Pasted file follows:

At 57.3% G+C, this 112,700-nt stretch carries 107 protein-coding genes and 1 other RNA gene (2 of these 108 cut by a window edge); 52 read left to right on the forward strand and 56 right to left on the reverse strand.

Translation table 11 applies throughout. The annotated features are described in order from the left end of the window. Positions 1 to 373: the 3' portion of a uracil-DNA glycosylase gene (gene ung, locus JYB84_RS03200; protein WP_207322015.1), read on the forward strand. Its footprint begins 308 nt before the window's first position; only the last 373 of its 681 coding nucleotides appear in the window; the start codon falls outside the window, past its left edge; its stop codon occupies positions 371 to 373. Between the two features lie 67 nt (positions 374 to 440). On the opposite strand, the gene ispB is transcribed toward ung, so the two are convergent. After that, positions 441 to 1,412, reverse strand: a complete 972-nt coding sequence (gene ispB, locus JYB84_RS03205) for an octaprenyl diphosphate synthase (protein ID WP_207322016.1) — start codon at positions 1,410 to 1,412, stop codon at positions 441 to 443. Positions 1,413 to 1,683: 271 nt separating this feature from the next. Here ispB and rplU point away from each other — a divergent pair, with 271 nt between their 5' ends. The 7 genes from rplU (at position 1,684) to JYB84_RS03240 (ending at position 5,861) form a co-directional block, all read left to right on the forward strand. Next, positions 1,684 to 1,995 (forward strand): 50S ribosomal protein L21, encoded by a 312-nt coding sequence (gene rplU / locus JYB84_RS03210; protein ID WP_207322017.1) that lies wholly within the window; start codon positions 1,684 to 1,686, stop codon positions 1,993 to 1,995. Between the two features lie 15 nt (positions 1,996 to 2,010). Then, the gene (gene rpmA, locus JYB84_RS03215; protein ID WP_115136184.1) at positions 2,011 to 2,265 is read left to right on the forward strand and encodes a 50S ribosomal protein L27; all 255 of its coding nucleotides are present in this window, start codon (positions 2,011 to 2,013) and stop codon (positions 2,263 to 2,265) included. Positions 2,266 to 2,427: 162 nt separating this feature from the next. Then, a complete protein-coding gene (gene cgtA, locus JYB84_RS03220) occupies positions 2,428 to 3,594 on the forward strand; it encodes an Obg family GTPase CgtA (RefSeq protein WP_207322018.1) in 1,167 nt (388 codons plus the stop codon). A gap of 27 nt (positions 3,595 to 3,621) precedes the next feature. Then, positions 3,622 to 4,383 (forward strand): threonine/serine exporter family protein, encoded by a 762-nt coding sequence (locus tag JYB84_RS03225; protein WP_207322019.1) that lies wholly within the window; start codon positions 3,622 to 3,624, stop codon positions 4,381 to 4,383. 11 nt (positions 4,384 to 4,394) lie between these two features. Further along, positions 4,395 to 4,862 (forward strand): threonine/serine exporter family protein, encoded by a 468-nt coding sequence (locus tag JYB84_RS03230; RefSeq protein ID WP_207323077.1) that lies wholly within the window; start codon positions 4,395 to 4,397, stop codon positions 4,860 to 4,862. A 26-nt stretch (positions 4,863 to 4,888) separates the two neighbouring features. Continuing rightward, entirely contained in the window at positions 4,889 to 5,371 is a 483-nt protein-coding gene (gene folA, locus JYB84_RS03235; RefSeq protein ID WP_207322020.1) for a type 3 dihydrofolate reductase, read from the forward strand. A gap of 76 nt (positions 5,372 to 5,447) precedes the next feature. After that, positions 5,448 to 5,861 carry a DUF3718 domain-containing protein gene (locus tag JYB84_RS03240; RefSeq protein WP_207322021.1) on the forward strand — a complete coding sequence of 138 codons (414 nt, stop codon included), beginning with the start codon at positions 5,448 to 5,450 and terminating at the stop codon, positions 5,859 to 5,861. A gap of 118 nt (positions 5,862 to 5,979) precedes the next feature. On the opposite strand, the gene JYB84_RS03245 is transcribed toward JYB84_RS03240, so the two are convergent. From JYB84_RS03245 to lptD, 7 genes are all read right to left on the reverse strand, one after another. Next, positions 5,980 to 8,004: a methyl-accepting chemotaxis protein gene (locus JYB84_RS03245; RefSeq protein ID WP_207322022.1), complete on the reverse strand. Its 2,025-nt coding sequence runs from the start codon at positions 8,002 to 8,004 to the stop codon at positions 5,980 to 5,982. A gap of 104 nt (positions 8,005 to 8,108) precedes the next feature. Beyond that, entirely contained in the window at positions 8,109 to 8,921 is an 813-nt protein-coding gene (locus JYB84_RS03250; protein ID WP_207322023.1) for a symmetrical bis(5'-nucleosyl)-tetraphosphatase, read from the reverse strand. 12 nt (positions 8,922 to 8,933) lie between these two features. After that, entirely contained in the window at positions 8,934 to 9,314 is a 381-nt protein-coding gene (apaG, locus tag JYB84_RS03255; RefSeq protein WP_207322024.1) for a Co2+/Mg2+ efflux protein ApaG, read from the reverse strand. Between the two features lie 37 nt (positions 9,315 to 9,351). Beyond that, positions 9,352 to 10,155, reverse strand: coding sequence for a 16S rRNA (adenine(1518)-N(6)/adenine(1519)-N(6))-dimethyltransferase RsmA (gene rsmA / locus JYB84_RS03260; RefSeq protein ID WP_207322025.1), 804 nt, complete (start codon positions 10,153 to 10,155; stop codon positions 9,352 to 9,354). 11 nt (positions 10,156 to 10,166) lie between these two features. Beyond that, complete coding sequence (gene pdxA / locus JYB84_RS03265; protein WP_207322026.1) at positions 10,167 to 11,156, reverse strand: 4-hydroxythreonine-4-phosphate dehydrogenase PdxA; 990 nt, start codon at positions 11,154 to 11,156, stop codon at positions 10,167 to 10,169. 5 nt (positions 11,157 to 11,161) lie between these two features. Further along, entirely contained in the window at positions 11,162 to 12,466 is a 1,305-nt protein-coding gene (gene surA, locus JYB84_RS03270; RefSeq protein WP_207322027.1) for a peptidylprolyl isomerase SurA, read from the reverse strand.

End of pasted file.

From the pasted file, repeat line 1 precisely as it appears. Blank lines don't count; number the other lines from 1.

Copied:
At 57.3% G+C, this 112,700-nt stretch carries 107 protein-coding genes and 1 other RNA gene (2 of these 108 cut by a window edge); 52 read left to right on the forward strand and 56 right to left on the reverse strand.